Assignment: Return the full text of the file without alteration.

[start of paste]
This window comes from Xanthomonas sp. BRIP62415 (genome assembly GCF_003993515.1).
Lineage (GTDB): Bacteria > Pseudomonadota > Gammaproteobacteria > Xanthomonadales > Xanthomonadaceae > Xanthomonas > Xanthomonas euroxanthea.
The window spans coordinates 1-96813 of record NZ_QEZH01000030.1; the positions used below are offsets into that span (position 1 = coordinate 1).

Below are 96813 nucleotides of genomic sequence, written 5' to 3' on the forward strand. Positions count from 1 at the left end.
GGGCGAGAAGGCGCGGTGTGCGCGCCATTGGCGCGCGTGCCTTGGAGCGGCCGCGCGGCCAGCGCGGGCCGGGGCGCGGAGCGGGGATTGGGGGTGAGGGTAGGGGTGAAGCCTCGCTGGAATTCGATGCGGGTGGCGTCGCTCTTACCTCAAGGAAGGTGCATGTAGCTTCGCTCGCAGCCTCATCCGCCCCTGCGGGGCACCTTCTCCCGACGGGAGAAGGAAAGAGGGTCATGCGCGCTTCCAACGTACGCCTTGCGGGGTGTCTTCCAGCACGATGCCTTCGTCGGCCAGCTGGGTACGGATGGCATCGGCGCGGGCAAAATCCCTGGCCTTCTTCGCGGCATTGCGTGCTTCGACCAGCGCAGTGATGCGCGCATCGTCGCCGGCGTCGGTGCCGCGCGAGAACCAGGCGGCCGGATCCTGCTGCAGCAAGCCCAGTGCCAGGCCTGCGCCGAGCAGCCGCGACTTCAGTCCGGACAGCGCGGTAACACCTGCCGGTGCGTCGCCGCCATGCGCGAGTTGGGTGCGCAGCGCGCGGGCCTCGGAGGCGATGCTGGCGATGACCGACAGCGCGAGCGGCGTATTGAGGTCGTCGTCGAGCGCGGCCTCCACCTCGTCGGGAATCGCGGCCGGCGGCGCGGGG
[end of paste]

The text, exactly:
This window comes from Xanthomonas sp. BRIP62415 (genome assembly GCF_003993515.1).
Lineage (GTDB): Bacteria > Pseudomonadota > Gammaproteobacteria > Xanthomonadales > Xanthomonadaceae > Xanthomonas > Xanthomonas euroxanthea.
The window spans coordinates 1-96813 of record NZ_QEZH01000030.1; the positions used below are offsets into that span (position 1 = coordinate 1).

Below are 96813 nucleotides of genomic sequence, written 5' to 3' on the forward strand. Positions count from 1 at the left end.
GGGCGAGAAGGCGCGGTGTGCGCGCCATTGGCGCGCGTGCCTTGGAGCGGCCGCGCGGCCAGCGCGGGCCGGGGCGCGGAGCGGGGATTGGGGGTGAGGGTAGGGGTGAAGCCTCGCTGGAATTCGATGCGGGTGGCGTCGCTCTTACCTCAAGGAAGGTGCATGTAGCTTCGCTCGCAGCCTCATCCGCCCCTGCGGGGCACCTTCTCCCGACGGGAGAAGGAAAGAGGGTCATGCGCGCTTCCAACGTACGCCTTGCGGGGTGTCTTCCAGCACGATGCCTTCGTCGGCCAGCTGGGTACGGATGGCATCGGCGCGGGCAAAATCCCTGGCCTTCTTCGCGGCATTGCGTGCTTCGACCAGCGCAGTGATGCGCGCATCGTCGCCGGCGTCGGTGCCGCGCGAGAACCAGGCGGCCGGATCCTGCTGCAGCAAGCCCAGTGCCAGGCCTGCGCCGAGCAGCCGCGACTTCAGTCCGGACAGCGCGGTAACACCTGCCGGTGCGTCGCCGCCATGCGCGAGTTGGGTGCGCAGCGCGCGGGCCTCGGAGGCGATGCTGGCGATGACCGACAGCGCGAGCGGCGTATTGAGGTCGTCGTCGAGCGCGGCCTCCACCTCGTCGGGAATCGCGGCCGGCGGCGCGGGG